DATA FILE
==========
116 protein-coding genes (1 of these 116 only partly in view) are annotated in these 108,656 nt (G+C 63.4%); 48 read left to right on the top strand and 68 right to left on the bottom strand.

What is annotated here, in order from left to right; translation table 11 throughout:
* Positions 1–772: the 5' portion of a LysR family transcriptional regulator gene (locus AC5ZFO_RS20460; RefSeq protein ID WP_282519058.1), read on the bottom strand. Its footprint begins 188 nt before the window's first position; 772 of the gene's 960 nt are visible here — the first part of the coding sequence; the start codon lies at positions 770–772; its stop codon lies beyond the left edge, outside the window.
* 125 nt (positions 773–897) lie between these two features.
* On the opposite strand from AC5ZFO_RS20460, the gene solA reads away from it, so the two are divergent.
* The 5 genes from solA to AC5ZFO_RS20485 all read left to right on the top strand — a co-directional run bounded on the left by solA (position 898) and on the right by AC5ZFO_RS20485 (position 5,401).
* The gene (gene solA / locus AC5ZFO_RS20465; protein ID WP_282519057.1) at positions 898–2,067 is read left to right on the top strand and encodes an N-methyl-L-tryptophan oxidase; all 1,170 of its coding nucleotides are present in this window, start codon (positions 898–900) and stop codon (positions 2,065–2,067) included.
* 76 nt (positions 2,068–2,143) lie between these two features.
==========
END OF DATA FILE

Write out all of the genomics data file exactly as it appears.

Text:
116 protein-coding genes (1 of these 116 only partly in view) are annotated in these 108,656 nt (G+C 63.4%); 48 read left to right on the top strand and 68 right to left on the bottom strand.

What is annotated here, in order from left to right; translation table 11 throughout:
* Positions 1–772: the 5' portion of a LysR family transcriptional regulator gene (locus AC5ZFO_RS20460; RefSeq protein ID WP_282519058.1), read on the bottom strand. Its footprint begins 188 nt before the window's first position; 772 of the gene's 960 nt are visible here — the first part of the coding sequence; the start codon lies at positions 770–772; its stop codon lies beyond the left edge, outside the window.
* 125 nt (positions 773–897) lie between these two features.
* On the opposite strand from AC5ZFO_RS20460, the gene solA reads away from it, so the two are divergent.
* The 5 genes from solA to AC5ZFO_RS20485 all read left to right on the top strand — a co-directional run bounded on the left by solA (position 898) and on the right by AC5ZFO_RS20485 (position 5,401).
* The gene (gene solA / locus AC5ZFO_RS20465; protein ID WP_282519057.1) at positions 898–2,067 is read left to right on the top strand and encodes an N-methyl-L-tryptophan oxidase; all 1,170 of its coding nucleotides are present in this window, start codon (positions 898–900) and stop codon (positions 2,065–2,067) included.
* 76 nt (positions 2,068–2,143) lie between these two features.